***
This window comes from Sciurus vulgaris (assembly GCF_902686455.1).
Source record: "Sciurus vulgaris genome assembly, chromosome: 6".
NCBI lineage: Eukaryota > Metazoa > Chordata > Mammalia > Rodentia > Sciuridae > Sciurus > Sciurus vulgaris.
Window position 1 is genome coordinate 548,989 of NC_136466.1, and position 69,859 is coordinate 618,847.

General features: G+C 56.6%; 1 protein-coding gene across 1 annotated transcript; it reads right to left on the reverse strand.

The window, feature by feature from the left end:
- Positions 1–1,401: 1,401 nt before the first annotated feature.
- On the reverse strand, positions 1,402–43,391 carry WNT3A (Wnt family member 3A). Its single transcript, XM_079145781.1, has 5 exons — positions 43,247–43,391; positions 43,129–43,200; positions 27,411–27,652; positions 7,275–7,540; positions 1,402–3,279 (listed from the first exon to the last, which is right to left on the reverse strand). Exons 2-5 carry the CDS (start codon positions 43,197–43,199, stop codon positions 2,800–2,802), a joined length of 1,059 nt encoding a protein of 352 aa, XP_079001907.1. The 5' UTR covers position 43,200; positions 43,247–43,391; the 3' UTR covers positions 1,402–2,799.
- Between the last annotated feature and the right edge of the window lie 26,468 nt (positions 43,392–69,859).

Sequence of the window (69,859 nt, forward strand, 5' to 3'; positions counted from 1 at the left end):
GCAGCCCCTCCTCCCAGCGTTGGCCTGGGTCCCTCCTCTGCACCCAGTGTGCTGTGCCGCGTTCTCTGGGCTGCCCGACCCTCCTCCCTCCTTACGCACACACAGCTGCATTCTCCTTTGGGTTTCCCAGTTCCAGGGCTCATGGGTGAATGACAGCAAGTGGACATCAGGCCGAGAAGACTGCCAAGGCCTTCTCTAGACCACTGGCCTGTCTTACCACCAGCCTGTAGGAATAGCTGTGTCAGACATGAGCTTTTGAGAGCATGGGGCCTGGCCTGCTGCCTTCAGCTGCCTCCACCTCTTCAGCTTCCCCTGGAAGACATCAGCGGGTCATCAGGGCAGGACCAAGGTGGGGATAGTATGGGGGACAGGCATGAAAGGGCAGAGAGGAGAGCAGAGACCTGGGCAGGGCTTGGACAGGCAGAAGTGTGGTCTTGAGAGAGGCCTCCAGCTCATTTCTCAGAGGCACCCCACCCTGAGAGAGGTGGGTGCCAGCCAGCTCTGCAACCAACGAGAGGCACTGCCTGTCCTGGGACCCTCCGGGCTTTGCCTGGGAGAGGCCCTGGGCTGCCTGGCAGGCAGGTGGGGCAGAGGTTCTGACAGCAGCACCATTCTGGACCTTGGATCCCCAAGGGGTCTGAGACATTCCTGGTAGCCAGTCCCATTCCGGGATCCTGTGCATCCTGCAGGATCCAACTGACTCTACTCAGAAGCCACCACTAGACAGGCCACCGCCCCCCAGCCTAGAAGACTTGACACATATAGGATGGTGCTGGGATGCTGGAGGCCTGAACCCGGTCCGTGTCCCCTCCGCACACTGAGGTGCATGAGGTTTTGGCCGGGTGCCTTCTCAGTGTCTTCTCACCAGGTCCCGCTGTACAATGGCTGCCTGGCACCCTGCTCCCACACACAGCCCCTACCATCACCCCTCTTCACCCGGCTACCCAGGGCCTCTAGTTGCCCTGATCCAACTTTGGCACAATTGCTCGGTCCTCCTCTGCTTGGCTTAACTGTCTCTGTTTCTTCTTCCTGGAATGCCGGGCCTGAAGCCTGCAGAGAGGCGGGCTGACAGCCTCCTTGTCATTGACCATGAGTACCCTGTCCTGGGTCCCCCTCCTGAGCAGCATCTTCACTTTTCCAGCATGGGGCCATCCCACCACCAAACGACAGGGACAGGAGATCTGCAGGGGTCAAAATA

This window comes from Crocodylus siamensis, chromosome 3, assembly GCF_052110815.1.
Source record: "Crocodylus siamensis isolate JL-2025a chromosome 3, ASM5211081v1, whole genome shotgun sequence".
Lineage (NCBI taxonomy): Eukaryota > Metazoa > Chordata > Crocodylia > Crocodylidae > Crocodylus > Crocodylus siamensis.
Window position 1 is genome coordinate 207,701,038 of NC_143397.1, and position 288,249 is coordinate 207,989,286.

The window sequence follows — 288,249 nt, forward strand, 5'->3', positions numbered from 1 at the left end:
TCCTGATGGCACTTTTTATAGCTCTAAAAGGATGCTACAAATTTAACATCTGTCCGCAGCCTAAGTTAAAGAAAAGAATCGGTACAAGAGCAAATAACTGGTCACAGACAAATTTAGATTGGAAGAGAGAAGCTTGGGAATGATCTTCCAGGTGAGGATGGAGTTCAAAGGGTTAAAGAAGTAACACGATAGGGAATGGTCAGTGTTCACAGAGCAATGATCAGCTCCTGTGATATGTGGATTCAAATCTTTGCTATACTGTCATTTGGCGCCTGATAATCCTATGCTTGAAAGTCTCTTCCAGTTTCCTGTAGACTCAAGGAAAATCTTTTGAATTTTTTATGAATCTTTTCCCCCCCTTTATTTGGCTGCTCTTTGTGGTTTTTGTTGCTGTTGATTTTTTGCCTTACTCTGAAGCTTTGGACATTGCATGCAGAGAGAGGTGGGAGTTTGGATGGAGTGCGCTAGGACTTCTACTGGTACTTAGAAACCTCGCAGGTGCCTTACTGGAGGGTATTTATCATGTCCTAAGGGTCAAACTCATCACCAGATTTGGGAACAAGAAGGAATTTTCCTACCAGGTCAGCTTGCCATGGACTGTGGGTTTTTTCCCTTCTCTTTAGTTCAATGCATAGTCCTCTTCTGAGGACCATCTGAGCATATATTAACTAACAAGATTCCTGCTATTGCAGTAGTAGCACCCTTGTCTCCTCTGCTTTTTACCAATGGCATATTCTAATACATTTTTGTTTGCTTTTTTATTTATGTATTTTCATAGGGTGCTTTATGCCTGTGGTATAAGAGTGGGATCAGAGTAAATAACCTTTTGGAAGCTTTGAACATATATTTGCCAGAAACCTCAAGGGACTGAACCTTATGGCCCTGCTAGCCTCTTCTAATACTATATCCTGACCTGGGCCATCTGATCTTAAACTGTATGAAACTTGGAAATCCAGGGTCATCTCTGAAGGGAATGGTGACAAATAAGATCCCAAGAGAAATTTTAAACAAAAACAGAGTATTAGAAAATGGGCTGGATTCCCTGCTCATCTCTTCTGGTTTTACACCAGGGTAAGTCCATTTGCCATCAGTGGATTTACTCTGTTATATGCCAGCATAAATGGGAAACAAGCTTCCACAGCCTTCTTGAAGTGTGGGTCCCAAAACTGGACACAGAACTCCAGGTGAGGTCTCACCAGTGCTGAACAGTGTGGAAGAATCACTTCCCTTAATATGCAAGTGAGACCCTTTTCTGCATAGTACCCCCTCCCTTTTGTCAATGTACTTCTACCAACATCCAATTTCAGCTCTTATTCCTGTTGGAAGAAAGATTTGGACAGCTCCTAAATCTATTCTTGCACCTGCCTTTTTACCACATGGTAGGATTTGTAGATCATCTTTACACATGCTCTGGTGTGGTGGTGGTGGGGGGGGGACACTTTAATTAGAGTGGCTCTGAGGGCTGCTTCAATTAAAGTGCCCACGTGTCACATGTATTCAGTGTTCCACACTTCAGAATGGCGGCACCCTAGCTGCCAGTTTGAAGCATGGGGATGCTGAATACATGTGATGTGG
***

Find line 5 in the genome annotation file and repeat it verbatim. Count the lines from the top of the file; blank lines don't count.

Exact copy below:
General features: G+C 56.6%; 1 protein-coding gene across 1 annotated transcript; it reads right to left on the reverse strand.